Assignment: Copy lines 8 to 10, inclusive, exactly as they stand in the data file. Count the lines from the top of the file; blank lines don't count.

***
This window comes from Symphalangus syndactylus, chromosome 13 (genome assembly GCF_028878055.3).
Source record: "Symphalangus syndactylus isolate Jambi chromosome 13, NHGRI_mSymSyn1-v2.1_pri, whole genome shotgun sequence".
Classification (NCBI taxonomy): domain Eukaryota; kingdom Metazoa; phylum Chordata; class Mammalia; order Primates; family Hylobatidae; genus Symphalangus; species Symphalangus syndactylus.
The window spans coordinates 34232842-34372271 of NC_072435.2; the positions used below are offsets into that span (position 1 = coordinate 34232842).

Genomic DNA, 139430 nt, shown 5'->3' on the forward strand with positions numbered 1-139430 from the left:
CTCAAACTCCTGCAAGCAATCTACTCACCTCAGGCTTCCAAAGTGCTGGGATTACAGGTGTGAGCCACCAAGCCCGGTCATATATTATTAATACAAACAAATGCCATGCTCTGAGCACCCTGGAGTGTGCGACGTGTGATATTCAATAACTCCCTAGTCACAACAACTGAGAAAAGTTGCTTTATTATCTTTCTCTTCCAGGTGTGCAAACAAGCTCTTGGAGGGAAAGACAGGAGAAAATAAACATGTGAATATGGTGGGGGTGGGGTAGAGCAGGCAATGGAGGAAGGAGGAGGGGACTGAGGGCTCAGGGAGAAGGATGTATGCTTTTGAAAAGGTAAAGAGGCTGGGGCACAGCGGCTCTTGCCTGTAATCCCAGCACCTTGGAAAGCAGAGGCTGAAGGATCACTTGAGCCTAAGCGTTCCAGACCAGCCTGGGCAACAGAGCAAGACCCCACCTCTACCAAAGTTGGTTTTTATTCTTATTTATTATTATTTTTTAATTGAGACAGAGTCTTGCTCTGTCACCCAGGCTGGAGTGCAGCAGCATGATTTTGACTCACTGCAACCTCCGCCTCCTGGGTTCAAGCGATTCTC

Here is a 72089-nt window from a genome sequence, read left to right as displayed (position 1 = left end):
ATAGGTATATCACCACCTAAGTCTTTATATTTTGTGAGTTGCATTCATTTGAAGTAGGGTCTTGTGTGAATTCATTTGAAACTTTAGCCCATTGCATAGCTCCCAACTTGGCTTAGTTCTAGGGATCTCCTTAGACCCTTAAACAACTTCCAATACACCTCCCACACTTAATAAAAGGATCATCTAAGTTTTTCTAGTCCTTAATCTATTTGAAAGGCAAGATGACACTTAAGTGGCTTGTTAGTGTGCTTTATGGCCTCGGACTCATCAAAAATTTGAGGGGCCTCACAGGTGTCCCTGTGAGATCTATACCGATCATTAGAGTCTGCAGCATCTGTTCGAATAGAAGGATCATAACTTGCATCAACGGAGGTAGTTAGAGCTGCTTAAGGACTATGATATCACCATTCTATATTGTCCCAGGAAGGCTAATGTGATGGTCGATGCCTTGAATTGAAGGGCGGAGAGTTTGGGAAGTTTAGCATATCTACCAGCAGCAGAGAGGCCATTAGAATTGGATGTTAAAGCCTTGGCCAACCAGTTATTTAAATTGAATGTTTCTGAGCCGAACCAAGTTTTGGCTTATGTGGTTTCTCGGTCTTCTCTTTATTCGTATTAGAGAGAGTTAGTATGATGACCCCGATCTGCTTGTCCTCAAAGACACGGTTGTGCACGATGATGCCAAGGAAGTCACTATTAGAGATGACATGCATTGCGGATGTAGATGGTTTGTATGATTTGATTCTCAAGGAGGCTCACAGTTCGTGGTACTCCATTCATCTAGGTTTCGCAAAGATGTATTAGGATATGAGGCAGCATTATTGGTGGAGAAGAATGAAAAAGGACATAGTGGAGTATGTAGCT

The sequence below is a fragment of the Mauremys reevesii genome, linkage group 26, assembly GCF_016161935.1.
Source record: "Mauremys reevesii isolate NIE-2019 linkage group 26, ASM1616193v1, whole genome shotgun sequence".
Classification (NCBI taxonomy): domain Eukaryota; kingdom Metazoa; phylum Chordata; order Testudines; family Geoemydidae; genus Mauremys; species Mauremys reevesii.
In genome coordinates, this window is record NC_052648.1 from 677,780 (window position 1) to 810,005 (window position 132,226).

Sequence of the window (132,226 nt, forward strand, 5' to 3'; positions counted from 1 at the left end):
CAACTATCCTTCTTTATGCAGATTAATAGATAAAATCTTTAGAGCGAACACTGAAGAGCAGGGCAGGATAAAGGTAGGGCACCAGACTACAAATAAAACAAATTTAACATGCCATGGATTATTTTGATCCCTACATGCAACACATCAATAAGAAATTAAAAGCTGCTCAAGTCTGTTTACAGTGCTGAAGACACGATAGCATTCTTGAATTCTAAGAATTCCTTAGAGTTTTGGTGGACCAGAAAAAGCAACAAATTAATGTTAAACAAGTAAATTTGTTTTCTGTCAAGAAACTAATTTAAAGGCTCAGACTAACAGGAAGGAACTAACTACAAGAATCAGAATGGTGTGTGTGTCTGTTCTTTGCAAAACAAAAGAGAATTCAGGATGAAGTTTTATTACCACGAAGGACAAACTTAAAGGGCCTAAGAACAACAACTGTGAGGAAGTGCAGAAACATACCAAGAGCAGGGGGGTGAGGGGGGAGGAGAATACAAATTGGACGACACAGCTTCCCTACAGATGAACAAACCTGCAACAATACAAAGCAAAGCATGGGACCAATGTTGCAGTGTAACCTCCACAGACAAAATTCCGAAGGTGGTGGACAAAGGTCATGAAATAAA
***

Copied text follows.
ATAGGTATATCACCACCTAAGTCTTTATATTTTGTGAGTTGCATTCATTTGAAGTAGGGTCTTGTGTGAATTCATTTGAAACTTTAGCCCATTGCATAGCTCCCAACTTGGCTTAGTTCTAGGGATCTCCTTAGACCCTTAAACAACTTCCAATACACCTCCCACACTTAATAAAAGGATCATCTAAGTTTTTCTAGTCCTTAATCTATTTGAAAGGCAAGATGACACTTAAGTGGCTTGTTAGTGTGCTTTATGGCCTCGGACTCATCAAAAATTTGAGGGGCCTCACAGGTGTCCCTGTGAGATCTATACCGATCATTAGAGTCTGCAGCATCTGTTCGAATAGAAGGATCATAACTTGCATCAACGGAGGTAGTTAGAGCTGCTTAAGGACTATGATATCACCATTCTATATTGTCCCAGGAAGGCTAATGTGATGGTCGATGCCTTGAATTGAAGGGCGGAGAGTTTGGGAAGTTTAGCATATCTACCAGCAGCAGAGAGGCCATTAGAATTGGATGTTAAAGCCTTGGCCAACCAGTTATTTAAATTGAATGTTTCTGAGCCGAACCAAGTTTTGGCTTATGTGGTTTCTCGGTCTTCTCTTTATTCGTATTAGAGAGAGTTAGTATGATGACCCCGATCTGCTTGTCCTCAAAGACACGGTTGTGCACGATGATGCCAAGGAAGTCACTATTAGAGATGACATGCATTGCGGATGTAGATGGTTTGTATGATTTGATTCTCAAGGAGGCTCACAGTTCGTGGTACTCCATTCATCTAGGTTTCGCAAAGATGTATTAGGATATGAGGCAGCATTATTGGTGGAGAAGAATGAAAAAGGACATAGTGGAGTATGTAGCT

The sequence below is a fragment of the Mauremys reevesii genome, linkage group 26, assembly GCF_016161935.1.
Source record: "Mauremys reevesii isolate NIE-2019 linkage group 26, ASM1616193v1, whole genome shotgun sequence".